We build models of two navigation tasks in the water maze: the standard reference memory task, in which the goal (a hidden platform) is always at a fixed location, and the delayed match to place task, in which the platform is moved on each day. These tasks differ experimentally in the demands they make on hippocampal plasticity.
The models are based on a reinforcement learning method called temporal difference learning, which is a general way of learning near optimal behavior in complicated environments. We show that a place cell representation of position is ideal for learning to solve the reference memory task, and show how to augment it to solve the delayed match to place task.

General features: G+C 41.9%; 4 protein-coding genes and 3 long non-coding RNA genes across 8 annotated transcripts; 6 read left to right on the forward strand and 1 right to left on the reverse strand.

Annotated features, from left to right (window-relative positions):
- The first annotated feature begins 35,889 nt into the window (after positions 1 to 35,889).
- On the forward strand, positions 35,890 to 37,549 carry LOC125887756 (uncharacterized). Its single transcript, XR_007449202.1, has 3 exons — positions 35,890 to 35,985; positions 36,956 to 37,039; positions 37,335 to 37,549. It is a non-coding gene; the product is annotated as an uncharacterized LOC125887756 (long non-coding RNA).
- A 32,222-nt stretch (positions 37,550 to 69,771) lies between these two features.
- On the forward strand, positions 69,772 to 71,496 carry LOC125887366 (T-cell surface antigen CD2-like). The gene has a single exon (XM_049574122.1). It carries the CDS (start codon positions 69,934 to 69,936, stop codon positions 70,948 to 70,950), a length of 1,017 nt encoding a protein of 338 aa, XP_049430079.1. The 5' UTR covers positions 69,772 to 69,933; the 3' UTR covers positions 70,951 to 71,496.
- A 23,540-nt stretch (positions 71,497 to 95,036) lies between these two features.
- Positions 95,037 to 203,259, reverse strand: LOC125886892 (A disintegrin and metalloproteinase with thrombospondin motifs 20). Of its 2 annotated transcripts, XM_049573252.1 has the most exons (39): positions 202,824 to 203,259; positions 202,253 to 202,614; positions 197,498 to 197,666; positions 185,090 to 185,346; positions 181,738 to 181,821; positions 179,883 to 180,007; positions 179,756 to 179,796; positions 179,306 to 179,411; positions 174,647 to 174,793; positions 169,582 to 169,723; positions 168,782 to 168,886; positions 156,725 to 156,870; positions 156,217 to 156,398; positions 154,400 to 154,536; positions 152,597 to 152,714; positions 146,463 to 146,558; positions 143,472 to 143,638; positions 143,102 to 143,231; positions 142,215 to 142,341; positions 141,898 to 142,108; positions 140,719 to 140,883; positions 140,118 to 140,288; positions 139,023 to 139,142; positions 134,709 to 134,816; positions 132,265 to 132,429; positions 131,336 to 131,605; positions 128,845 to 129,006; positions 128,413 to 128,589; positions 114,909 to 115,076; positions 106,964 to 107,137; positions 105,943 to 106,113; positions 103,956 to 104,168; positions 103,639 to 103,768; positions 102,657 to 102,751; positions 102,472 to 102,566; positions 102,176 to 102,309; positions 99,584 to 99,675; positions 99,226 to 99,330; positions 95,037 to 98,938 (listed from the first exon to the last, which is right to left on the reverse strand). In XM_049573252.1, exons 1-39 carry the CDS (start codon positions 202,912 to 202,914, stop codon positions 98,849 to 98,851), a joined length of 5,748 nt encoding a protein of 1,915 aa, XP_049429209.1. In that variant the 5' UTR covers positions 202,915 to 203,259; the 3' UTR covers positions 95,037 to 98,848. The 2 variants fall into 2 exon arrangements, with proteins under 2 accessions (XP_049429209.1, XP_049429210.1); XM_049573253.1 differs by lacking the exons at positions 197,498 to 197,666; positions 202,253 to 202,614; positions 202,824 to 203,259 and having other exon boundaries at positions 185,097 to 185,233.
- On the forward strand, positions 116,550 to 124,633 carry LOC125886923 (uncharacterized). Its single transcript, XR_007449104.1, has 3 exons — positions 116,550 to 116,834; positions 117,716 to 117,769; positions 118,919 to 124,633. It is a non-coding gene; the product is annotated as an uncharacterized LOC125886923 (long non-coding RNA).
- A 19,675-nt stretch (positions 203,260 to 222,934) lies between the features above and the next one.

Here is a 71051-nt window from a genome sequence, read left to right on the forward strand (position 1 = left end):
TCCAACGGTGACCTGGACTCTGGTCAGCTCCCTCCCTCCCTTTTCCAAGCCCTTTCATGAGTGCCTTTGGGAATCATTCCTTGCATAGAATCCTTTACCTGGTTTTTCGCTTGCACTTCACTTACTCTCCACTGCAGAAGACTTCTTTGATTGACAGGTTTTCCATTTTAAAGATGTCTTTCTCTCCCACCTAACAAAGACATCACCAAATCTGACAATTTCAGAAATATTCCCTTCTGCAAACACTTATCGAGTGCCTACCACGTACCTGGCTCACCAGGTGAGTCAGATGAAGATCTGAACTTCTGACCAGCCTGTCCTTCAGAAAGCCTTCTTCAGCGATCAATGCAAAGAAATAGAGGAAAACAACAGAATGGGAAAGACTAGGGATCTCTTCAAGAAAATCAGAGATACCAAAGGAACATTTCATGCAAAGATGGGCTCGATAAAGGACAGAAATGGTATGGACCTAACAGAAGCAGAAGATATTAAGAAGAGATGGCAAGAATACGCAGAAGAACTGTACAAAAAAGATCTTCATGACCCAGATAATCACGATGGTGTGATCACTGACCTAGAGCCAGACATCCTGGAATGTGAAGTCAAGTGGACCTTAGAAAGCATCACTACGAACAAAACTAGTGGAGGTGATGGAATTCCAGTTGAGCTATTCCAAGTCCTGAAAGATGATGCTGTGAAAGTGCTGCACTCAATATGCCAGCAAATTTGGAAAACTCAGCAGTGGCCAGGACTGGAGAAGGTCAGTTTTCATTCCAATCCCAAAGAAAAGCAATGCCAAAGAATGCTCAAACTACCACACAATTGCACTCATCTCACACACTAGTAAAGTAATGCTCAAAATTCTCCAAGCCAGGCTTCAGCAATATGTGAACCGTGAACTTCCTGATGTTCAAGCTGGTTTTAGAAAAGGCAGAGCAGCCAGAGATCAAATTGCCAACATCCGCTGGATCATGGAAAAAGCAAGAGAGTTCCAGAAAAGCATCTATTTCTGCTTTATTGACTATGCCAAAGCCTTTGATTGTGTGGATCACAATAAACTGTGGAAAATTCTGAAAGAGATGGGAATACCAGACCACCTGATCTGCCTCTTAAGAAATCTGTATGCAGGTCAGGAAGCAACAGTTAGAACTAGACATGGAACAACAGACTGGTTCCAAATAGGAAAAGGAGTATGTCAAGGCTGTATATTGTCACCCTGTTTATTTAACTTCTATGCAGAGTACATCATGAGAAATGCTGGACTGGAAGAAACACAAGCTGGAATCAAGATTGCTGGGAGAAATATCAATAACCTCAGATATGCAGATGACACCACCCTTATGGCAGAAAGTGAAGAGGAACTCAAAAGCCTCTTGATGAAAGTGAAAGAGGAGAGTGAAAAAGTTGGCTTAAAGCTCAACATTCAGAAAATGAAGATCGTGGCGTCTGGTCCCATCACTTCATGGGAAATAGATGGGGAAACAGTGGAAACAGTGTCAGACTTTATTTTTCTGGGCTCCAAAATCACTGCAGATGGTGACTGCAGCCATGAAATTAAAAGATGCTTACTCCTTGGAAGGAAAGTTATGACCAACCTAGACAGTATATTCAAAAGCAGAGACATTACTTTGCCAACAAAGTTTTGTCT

This is joint work with David Foster and Richard Morris.
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